Well here I am, after more than three months, persuaded that it is better to blog than not (for the time being, eh?). But where to resume???? I had photos that I have just junked because I couldn't remember what any of them were about - and most looked pretty boring to my eye anyway. I mean, without a recipe, what's one stew as against another? On the other hand (and there is usually one around here) this is as good a place as any to talk about food faves and food places as well as new products and restaurants.
For this post, then, I am simply going to give you a few snapshots of foods that we have particularly enjoyed recently.
OK, here's an easy dessert we make when we have the ingredients:
PEARS IN RED WINE WITH VEGAN ICECREAM
Obviously, one sweetens the wine a bit, adds a selection of spices and (for my taste) a little orange zest to help it all along. The icecream was commercially made, but was made of coconut milk rather than soy - something I'd not had before. We buy this when we can and have just a little with fresh fruit. Excellent.
There have also been two major vegetable 'discoveries' for me. I'm not saying I'd never had these before - of course I had - but I certainly hadn't cooked the first in my own kitchen or prepared the second in the way I've done here.
And what's that? Well, the more clear-sighted will spot that this is broccoli rabe or rapini. Lately (and I do mean since New Year) I've gone quite mad over it. Funny how tastes change.
RAPINI WITH FAVA BEANS
This is an Italian dish, and I got the recipe from Madhur Jaffrey's World Vegetarian cookbook (one I swear I'd choose to take to a desert island with me). Its quite simple, all oniony and garlicky, and the rapini is cooked separately and heaped on the pureed bean mixture (served at the bottom of an old-fashioned wide soup bowl, as above). Excellent.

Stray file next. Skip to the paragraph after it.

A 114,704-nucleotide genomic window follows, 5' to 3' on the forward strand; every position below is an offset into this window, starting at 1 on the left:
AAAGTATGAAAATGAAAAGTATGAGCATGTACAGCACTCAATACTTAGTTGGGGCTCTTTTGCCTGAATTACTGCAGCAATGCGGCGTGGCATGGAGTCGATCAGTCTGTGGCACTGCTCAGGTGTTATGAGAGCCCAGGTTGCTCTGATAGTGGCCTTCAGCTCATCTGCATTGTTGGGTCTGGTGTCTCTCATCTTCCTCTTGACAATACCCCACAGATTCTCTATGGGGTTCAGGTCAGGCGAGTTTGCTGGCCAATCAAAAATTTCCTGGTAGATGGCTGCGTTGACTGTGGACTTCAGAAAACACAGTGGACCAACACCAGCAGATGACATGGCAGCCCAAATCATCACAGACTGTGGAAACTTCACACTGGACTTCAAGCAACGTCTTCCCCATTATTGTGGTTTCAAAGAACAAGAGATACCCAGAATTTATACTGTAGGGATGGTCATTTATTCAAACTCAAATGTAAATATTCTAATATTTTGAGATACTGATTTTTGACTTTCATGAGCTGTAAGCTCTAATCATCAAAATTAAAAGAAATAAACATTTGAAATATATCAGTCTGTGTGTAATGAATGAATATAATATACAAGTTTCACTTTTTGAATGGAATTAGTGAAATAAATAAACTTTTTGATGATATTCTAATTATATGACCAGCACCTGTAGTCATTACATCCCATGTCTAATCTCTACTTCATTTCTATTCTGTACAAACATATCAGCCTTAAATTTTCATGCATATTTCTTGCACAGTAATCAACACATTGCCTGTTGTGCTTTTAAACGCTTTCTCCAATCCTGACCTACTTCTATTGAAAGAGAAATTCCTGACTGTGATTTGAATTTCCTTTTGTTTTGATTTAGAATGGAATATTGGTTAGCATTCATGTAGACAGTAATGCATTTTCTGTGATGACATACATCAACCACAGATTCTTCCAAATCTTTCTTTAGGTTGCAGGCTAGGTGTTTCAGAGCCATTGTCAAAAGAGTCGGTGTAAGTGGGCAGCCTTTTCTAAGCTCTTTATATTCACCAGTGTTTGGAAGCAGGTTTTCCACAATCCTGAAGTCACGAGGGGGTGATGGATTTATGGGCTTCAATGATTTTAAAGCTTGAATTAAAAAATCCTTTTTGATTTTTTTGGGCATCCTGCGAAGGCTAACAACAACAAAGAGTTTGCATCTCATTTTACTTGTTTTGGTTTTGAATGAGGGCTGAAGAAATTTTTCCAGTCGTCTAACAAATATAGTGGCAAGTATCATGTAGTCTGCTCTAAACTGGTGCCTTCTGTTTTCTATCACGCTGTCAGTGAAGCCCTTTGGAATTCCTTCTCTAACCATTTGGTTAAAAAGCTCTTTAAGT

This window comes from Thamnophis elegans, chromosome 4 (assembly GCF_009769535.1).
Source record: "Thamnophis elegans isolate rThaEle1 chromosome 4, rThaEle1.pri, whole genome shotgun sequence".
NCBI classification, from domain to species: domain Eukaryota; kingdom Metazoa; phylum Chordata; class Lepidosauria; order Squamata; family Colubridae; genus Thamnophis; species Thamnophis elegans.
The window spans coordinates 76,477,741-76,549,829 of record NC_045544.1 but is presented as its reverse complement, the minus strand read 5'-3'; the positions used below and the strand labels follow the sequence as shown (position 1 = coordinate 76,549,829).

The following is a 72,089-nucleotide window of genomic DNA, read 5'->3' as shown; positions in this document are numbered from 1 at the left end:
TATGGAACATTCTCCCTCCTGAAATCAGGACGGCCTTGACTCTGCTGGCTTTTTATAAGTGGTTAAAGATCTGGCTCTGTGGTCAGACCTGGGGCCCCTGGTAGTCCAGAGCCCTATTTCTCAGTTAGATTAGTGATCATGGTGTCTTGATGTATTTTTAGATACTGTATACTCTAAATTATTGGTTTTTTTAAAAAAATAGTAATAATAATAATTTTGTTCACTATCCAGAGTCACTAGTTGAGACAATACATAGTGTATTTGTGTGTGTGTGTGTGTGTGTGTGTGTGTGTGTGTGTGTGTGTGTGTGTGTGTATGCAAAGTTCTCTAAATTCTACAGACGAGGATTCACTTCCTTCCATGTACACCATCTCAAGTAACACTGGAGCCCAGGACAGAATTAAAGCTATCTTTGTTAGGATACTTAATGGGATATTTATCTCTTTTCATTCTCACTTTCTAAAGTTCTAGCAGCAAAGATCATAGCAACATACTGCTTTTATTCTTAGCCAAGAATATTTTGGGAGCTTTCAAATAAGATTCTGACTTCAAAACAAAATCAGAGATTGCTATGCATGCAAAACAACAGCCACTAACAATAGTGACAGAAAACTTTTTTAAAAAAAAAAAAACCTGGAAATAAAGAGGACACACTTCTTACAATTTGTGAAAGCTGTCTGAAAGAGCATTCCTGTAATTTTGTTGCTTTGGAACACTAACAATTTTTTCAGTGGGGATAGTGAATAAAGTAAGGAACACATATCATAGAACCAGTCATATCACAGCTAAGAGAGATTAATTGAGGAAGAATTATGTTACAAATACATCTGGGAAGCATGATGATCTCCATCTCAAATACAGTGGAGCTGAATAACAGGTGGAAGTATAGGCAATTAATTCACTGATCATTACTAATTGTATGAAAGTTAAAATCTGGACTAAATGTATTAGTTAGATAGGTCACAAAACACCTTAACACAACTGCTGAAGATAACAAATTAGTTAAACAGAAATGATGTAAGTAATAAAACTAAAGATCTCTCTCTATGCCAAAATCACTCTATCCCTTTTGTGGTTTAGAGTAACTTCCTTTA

Actually, we liked the fava beans (something else I'd not cooked at home, now that I think of it) enough to have them a couple of times more this month, the next time with chopped kale (not photographed - looks much the same) and after that with bokchoy and a more 'asian' hint to the flavourings.
BOK CHOY, MUSHROOMS, ETC. ON PUREED (FAVA) BEANS
The other thing I hadn't actually tried at home, folks, was roasted Brussells sprouts. Now this might have something to do with the 'kept-warm' dishes that awaited my after-school ramblings to my grandmother's house yea these many years ago. Her Brussels sprouts were like dark little bullets by the time I got them, and if it wasn't for the fact that I was an amenable child they might not have got eaten at all. However, a good pal on a group (thanks, Beth) assured me that I should try roasting Brussels sprouts deliberately rather than accidentally. I thought there was no way of improving on the delightful taste of this vegetable (yes, I'm one of those who love anything even remotely resembling cabbage), but I was sadly wrong and have been blaming myself for being too stubborn to try these before.
OVEN-ROASTED BRUSSELS SPROUTS
Since I try to be careful about oil, I simply sprayed the bottom of a roasting tin very lightly indeed, popped the sprouts in and rolled them around along with a little oregano, then roasted them as I was told to do: until they turned a lovely dark caramel-like colour. If you've enjoyed these, you're laughing at my amazement. If you haven't had them before, then you're in for a treat. They turn so sweet and the tiniest bit crisp on the very last outside layer. Good hot from the oven, room temperature or cold. There won't be leftovers.
And to finish of this mad post, here's my first and second attempt (don't laugh!) at making/rolling my own (dah-dah-dah-daaaaahhhhh!) SUSHI!
CUCUMBER AND WASABI THIN ROLLS
And . . .
CARROT AND AVOCADO THICK ROLLS
There were more than a little ragged, but oh they tasted so very very good. I made some for New Year and we just wolfed down every bite and never quite got round to more than casually sampling the other snacks. I was surprised how easy it was after the first couple of times (this is genuinely the first and second try shown here - as I say, pretty ragged!) and how much better they taste being made of your own fresh ingredients in your own kitchen just before serving. Of course the adventure improves the appetite too.
I'll come back to this in future blogs (consider yourselves warned).
And now, continue to try to enjoy this new year of 2010. If you, like us, get off to a bit of a shaky start, remember there's the lunar new year (Year of the Tiger) coming up mid-February and we can all start fresh.
And as for me, I (like King Arthur and Macarthur) shall indeed return ;-)
P.S. The pic at the top of this blog? Oh, just an attention-getter and my belated New Year gift to you all. Cheeky aren't I?